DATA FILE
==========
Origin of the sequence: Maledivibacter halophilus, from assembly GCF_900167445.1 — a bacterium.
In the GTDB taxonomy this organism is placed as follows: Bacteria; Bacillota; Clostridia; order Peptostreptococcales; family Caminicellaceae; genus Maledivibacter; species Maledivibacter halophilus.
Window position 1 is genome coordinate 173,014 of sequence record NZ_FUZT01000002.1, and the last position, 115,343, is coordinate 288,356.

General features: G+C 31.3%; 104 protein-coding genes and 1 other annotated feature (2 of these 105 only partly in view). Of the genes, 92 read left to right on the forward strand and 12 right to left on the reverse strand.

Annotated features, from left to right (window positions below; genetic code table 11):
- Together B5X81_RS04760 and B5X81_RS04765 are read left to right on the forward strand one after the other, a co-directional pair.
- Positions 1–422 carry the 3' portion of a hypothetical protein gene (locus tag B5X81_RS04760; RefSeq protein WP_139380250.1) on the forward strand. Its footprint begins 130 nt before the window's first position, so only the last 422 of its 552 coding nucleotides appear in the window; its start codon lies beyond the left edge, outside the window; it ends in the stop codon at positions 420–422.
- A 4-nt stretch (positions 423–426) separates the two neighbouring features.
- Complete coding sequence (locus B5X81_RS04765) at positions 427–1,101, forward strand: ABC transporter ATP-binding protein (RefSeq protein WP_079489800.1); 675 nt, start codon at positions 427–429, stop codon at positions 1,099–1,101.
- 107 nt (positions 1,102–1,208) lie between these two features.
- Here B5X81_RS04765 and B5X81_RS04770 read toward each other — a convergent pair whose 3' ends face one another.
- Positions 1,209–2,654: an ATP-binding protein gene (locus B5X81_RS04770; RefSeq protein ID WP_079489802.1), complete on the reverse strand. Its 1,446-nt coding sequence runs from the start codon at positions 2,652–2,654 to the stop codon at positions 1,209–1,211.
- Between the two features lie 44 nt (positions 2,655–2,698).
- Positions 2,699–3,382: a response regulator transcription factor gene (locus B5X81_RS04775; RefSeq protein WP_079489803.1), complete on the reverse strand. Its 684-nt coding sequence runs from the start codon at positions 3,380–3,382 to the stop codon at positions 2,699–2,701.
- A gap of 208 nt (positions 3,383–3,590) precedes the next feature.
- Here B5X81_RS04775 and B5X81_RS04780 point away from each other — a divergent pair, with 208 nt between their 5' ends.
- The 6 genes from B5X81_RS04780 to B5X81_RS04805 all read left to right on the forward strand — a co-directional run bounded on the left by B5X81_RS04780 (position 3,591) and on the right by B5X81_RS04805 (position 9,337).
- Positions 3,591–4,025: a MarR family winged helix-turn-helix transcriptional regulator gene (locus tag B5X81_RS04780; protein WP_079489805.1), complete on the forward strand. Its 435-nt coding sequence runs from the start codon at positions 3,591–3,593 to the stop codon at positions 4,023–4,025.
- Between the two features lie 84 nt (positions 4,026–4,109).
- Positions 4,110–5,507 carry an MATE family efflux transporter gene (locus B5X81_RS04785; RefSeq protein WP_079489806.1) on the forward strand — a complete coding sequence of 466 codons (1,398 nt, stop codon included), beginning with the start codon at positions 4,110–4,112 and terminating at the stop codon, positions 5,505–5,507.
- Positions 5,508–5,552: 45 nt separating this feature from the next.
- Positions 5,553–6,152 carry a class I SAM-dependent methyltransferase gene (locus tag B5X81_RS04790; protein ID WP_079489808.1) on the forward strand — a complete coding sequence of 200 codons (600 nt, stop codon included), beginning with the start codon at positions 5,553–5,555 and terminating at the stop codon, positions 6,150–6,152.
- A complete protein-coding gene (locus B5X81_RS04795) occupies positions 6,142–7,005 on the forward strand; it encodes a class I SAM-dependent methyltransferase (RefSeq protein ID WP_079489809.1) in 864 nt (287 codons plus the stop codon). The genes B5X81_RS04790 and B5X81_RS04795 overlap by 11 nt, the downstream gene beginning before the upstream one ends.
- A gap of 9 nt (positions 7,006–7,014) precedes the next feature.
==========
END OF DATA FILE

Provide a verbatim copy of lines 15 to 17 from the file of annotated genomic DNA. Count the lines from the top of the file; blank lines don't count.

- A gap of 208 nt (positions 3,383–3,590) precedes the next feature.
- Here B5X81_RS04775 and B5X81_RS04780 point away from each other — a divergent pair, with 208 nt between their 5' ends.
- The 6 genes from B5X81_RS04780 to B5X81_RS04805 all read left to right on the forward strand — a co-directional run bounded on the left by B5X81_RS04780 (position 3,591) and on the right by B5X81_RS04805 (position 9,337).